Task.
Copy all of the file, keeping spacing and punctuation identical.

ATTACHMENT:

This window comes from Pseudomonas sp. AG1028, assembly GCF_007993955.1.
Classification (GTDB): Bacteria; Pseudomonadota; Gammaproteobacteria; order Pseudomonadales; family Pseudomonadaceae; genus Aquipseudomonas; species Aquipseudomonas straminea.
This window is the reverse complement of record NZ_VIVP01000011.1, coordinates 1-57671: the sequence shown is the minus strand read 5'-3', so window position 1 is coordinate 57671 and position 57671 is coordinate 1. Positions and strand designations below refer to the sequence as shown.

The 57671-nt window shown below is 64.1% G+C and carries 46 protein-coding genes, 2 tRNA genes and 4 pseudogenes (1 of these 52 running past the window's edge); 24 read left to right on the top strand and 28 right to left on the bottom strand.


This window comes from Pseudomonas sp. AG1028, assembly GCF_007993955.1.
Classification (GTDB): Bacteria; Pseudomonadota; Gammaproteobacteria; order Pseudomonadales; family Pseudomonadaceae; genus Aquipseudomonas; species Aquipseudomonas straminea.
This window is the reverse complement of record NZ_VIVP01000011.1, coordinates 1-57671: the sequence shown is the minus strand read 5'-3', so window position 1 is coordinate 57671 and position 57671 is coordinate 1. Positions and strand designations below refer to the sequence as shown.

The 57671-nt window shown below is 64.1% G+C and carries 46 protein-coding genes, 2 tRNA genes and 4 pseudogenes (1 of these 52 running past the window's edge); 24 read left to right on the top strand and 28 right to left on the bottom strand.